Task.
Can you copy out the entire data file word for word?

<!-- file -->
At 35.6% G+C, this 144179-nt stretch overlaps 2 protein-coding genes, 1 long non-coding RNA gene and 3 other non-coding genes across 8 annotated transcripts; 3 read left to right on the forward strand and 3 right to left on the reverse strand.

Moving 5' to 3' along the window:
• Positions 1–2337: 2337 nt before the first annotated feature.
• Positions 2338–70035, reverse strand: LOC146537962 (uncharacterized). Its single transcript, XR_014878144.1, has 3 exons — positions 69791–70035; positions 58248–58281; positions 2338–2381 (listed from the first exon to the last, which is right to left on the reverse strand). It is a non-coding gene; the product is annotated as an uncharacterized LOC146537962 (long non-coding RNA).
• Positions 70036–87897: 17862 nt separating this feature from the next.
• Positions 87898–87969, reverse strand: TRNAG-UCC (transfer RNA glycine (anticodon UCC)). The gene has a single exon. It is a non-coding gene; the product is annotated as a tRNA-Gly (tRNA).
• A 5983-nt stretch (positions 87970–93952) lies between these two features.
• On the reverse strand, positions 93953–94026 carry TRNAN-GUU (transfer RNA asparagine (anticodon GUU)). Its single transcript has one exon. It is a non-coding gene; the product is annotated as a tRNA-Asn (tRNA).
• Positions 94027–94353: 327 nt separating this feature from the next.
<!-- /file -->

At 35.6% G+C, this 144179-nt stretch overlaps 2 protein-coding genes, 1 long non-coding RNA gene and 3 other non-coding genes across 8 annotated transcripts; 3 read left to right on the forward strand and 3 right to left on the reverse strand.

Moving 5' to 3' along the window:
• Positions 1–2337: 2337 nt before the first annotated feature.
• Positions 2338–70035, reverse strand: LOC146537962 (uncharacterized). Its single transcript, XR_014878144.1, has 3 exons — positions 69791–70035; positions 58248–58281; positions 2338–2381 (listed from the first exon to the last, which is right to left on the reverse strand). It is a non-coding gene; the product is annotated as an uncharacterized LOC146537962 (long non-coding RNA).
• Positions 70036–87897: 17862 nt separating this feature from the next.
• Positions 87898–87969, reverse strand: TRNAG-UCC (transfer RNA glycine (anticodon UCC)). The gene has a single exon. It is a non-coding gene; the product is annotated as a tRNA-Gly (tRNA).
• A 5983-nt stretch (positions 87970–93952) lies between these two features.
• On the reverse strand, positions 93953–94026 carry TRNAN-GUU (transfer RNA asparagine (anticodon GUU)). Its single transcript has one exon. It is a non-coding gene; the product is annotated as a tRNA-Asn (tRNA).
• Positions 94027–94353: 327 nt separating this feature from the next.